US 4979678 A
An atomizer nozzle insert for hand pumps mounted on bottles, for the atomized dispensing of liquid products contained in said bottles, is of cup shape and comprises at least one turbulence channel of spiral extension provided in the inner end surface of the insert and opening into a coaxial turbulence chamber which communicates with the outside via a coaxial outlet bore for the atomized product. The turbulence channel also extends, with substantially helical extension, along the inner lateral wall of the insert.
1. An atomizer nozzle insert for hand pumps mounted on bottles, for the atomized dispensing of liquid products contained in said bottles, the insert being of substantially cup shape with an inner lateral wall and inner end surface and comprising a turbulence channel having a terminal portion and an initial portion, the terminal portion being of substantially spiral extension provided in the inner end surface of the insert and opening into a coaxial turbulence chamber which communicates with the outside via a coaxial outlet bore for the atomized product, and the initial portion of said turbulence channel continuing from said terminal portion, with a substantially helical extension, along the inner lateral wall of the insert.
2. An insert as claimed in claim 1, wherein two turbulence channels are provided.
3. An insert as claimed in claim 1 or 2, wherein each turbulence channel has a cross-section which reduces progressively towards the turbulence chamber.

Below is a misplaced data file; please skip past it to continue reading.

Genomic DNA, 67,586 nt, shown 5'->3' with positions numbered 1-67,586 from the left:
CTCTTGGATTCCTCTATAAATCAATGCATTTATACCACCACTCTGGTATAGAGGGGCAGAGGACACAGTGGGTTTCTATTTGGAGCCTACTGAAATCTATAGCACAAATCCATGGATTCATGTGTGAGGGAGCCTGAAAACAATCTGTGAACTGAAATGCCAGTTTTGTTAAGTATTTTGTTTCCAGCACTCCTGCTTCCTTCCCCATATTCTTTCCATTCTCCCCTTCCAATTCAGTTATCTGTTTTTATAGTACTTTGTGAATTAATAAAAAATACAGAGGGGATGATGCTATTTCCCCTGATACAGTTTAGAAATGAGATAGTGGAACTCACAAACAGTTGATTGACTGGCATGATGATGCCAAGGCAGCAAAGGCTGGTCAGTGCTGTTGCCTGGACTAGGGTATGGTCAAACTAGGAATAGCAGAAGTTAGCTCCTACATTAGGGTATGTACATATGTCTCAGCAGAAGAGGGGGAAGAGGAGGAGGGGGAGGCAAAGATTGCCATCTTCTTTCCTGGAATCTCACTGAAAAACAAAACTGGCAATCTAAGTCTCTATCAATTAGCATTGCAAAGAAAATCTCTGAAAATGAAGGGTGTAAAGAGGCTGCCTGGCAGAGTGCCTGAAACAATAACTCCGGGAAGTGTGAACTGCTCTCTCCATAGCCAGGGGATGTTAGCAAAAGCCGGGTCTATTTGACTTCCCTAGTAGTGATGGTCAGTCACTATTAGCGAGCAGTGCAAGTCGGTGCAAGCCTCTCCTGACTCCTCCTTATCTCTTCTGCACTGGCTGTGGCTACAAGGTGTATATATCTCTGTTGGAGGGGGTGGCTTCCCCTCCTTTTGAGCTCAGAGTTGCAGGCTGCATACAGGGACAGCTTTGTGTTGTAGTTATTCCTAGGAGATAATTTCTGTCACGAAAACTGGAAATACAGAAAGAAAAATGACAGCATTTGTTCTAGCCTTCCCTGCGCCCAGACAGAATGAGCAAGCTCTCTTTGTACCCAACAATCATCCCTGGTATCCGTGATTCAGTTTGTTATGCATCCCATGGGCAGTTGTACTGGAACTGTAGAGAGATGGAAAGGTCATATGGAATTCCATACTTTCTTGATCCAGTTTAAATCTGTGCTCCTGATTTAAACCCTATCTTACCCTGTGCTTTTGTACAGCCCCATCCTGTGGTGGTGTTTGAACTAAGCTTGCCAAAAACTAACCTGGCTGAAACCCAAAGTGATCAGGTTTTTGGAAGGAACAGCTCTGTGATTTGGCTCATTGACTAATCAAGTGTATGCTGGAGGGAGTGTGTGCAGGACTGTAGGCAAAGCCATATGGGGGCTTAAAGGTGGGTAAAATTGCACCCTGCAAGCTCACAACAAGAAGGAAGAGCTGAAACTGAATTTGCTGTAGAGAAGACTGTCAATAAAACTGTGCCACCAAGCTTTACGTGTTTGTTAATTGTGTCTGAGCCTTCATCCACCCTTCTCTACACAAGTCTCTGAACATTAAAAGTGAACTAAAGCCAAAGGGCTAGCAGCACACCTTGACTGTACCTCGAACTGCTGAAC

This invention relates to atomizer nozzle inserts for hand pumps mounted on bottles, for the atomized dispensing of liquid products contained in such bottles.
An atomizer nozzle insert 10 of known type is shown in FIGS. 1 and 2.
As can be seen from the figures, the insert 10 is substantially of cup form. The insert 10 is forcibly inserted into a suitable circular hole 11 provided in the atomizer nozzle body 12 (shown by dashed lines in FIG. 2). In inserting the insert 10 into the hole 11 in the atomizer nozzle, the cylindrical nosepiece 14 (also shown by dashed lines) itself becomes inserted into the insert 10 until it rests against the end wall 16 of the insert 10. The cylindrical nosepiece 14 has a diameter slightly less than the minimum diameter of the slightly frusto-conical cavity 18 in the insert 10, so as to form with the insert an annular channel 22. This latter communicates with the inner cavity of the rod of the pump (not shown in the figures), from which the product to be dispensed emerges.
As can be better seen in FIG. 1, in the inner end wall 16 of the insert 10 there are provided three straight tapering turbulence channels 26, 28, 30 extending from the periphery of the end wall 16 and opening tangentially into a cylindrical turbulence chamber 32, coaxial with the insert 10. A coaxial outlet bore 34 connects the turbulence chamber 32 to the outside.
Because of the particular form and arrangement of the turbulence channels 26, 28 and 30 and turbulence chamber 32, the liquid dispensed by the hand pump leaves through the insert bore 34 in an atomized state.
However certain products, such as lacquers, are more difficult to atomize because of the additives which they contain. Consequently it can happen that on pressing the dispenser knob with the finger, the product is insufficiently atomized or a substantially greater than normal force has to be exerted on said dispenser knob to obtain the required atomization.
The object of the present invention is to provide an atomizer nozzle insert which does not have the aforesaid drawbacks and which enables the required atomization to be obtained even for products difficult to atomize, without it being necessary to exert a substantially greater than normal force on the dispenser knob.